The next category of Muktze is known as Muktze Mahmat Gufo, or something that is inherently Muktze. This refers to objects which do not have the status of a Kli and have no purpose on Shabbat, and save for some extraordinary circumstances, can never be moved on Shabbat. Some examples of this category include stones or money.
In a related manner, the Shulhan Aruch (O.H. 308:29) discusses the Muktze status of foods that are eaten by animals and birds. If the food is suitable for commonly found animals, then it is not considered Muktze, even if one does not possess said animals. If the animals are not common, then such food is not considered Muktze provided that one possesses that type of animal.
Regarding the parameters of “commonly found” animals, Rabbi Ben Zion Abba Shaul (Or LeZion, vol. II, ch. 26, pg. 216) writes that if dogs, for example, are common in one side of a city and not on the other, then foodstuffs suitable to dogs would be considered Muktze in the latter side of the city. Rabbi Ovadia Yosef (Yabia Omer, vol. 9, O.H. 108, note 154) takes issue with this position and writes that as long as there are dogs in the city, then such food is not considered Muktze, even if no dogs are in the vicinity to actually consume that food. According to Rav Ovadia, the common presence of a certain animal in a locale imparts the status of “food” on items that are suitable to be eaten, and therefore they are not considered Muktze. Rabbi Shlomo Zalman Auerbach (Shemirat Shabbat Kehilchata, ch. 12, note 91) says that even if there are no dogs in one’s town, anything that may be considered dog food is enough to not be considered Muktze.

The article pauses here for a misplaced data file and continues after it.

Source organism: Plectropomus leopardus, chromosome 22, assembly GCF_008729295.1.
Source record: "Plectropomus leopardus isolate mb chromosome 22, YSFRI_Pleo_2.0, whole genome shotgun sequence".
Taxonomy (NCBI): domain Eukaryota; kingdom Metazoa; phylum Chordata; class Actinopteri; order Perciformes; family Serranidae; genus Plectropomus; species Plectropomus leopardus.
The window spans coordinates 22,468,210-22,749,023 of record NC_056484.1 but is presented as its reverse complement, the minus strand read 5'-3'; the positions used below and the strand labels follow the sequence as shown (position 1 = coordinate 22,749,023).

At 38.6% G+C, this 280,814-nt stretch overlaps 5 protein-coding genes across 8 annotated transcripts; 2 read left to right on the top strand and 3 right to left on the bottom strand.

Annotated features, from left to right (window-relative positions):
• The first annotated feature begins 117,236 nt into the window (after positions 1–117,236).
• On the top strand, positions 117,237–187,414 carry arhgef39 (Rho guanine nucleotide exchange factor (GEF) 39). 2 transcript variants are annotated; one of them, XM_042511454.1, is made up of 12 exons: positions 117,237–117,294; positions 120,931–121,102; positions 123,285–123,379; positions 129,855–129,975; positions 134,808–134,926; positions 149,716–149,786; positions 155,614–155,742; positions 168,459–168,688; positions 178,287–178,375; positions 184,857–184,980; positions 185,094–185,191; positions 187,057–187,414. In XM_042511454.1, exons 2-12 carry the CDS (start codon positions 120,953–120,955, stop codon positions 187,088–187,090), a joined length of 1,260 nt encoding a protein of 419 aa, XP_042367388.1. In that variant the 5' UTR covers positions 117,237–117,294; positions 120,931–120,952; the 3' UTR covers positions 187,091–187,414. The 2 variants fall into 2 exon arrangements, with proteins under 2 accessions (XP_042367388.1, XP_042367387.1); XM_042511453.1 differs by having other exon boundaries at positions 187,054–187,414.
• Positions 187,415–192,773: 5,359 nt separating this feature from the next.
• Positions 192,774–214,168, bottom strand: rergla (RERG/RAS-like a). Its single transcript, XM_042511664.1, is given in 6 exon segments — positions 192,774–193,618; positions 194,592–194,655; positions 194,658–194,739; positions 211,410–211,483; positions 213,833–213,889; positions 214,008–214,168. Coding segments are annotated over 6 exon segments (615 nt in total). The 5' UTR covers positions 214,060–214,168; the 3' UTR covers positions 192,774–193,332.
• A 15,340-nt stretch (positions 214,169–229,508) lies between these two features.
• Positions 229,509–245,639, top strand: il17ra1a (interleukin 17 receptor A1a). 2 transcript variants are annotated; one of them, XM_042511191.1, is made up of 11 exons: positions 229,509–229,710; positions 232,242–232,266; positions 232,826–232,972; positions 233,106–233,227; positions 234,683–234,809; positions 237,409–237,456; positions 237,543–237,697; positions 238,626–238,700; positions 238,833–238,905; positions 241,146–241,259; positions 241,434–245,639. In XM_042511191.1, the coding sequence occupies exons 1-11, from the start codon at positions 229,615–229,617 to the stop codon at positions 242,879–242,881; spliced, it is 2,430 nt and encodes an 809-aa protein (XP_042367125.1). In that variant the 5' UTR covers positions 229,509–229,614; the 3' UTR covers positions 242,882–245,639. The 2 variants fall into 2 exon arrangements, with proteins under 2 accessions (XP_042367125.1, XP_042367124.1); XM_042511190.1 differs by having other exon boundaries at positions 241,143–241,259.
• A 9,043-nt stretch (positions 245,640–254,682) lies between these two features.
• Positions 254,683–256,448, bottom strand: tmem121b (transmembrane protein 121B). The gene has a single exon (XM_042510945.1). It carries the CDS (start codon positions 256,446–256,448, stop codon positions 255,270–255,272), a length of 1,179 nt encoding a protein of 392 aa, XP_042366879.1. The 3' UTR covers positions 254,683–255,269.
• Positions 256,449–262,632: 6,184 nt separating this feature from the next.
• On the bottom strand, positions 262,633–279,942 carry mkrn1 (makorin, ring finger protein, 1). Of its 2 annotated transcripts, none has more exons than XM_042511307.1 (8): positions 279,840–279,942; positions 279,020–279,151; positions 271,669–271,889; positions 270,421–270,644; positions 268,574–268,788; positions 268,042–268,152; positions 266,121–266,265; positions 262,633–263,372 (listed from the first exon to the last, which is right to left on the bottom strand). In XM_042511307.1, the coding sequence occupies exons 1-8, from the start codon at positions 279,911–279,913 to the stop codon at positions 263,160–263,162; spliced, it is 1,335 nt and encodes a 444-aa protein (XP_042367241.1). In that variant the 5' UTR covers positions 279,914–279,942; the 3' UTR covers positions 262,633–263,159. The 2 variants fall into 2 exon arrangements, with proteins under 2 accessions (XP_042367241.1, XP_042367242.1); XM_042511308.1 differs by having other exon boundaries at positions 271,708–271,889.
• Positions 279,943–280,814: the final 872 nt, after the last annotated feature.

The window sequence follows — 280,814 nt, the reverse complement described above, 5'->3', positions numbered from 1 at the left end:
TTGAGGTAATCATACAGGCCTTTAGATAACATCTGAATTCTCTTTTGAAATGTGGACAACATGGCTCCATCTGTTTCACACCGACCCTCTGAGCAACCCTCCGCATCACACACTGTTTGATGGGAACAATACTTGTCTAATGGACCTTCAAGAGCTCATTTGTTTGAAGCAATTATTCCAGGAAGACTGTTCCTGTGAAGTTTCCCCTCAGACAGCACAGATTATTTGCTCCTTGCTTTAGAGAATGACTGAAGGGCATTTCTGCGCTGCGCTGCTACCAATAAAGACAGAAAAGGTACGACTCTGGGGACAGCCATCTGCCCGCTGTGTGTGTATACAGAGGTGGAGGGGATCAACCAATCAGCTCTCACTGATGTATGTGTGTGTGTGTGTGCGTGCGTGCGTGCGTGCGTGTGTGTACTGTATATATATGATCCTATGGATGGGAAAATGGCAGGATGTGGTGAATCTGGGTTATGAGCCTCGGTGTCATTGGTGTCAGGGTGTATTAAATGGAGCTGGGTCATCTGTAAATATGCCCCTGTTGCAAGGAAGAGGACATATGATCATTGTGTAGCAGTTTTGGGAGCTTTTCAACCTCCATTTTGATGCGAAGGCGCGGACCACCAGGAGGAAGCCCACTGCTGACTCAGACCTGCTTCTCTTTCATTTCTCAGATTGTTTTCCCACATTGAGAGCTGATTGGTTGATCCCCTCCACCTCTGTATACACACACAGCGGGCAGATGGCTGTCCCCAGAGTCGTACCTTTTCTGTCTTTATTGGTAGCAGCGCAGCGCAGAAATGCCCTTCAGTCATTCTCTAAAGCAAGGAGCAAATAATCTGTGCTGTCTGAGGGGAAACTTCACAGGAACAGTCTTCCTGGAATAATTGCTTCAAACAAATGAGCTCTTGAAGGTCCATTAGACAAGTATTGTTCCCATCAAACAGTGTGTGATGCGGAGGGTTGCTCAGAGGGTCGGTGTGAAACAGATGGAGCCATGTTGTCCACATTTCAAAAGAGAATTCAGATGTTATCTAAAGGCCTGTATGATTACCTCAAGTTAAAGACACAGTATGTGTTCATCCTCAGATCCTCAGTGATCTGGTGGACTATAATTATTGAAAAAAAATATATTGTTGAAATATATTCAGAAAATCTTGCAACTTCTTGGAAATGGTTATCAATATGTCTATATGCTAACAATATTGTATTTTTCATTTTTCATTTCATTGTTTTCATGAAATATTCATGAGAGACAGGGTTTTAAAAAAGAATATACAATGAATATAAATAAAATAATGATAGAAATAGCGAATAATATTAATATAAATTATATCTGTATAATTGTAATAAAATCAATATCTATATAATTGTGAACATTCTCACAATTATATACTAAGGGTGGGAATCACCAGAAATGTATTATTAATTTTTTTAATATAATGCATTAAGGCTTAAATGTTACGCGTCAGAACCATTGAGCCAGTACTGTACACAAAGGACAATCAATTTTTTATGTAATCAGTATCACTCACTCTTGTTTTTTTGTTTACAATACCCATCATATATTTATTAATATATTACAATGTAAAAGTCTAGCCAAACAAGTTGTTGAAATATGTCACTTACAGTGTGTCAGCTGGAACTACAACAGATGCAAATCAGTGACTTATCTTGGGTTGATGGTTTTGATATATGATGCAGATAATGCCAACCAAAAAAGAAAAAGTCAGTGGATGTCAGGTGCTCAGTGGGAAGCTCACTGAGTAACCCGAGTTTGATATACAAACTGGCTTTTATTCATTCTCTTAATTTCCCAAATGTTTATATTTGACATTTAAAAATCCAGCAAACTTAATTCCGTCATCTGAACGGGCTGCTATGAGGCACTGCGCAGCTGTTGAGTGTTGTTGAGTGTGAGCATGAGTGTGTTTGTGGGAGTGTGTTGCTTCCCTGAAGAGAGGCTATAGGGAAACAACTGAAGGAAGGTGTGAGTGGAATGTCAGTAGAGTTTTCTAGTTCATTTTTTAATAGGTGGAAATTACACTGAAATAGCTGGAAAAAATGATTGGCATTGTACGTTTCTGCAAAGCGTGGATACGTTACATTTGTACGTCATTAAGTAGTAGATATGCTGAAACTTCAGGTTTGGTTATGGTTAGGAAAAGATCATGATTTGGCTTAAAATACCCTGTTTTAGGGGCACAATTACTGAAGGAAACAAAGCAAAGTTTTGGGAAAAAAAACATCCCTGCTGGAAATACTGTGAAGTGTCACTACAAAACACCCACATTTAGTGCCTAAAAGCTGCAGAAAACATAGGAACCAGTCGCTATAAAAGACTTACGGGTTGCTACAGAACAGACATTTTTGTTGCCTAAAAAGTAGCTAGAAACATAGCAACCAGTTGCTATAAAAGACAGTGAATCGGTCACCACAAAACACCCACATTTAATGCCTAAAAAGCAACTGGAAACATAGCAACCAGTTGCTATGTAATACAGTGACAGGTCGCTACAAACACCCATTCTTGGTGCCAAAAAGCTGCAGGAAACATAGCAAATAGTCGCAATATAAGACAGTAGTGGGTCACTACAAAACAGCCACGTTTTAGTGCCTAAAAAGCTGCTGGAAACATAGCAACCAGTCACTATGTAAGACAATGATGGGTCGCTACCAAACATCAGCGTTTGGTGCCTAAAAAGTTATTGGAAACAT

Another practical implication of this Halacha involves pits, nut shells, and the like. Since these are not fir even for consumption by animals, they do not have the status of food and are considered Muktze Mahmat Gufo. Regarding egg shells, the Ben Ish Hai (Parashat Miketz, 15), Rabbi Avraham Alkalai (Zechor LeAvraham, vol. III, pg.48) and Rabbi Avraham HaKohen (Me’at Mayim, 22) all write that they are not suitable for animals and are thus considered Muktze. Therefore, when peeling eggs in the Dafina, for example, one should be careful to discard the shell once it is off the egg.
Summary: Any food which is suitable for animal consumption has the status of food and can be handled on Shabbat. Shells, pits and the like are considered Muktze.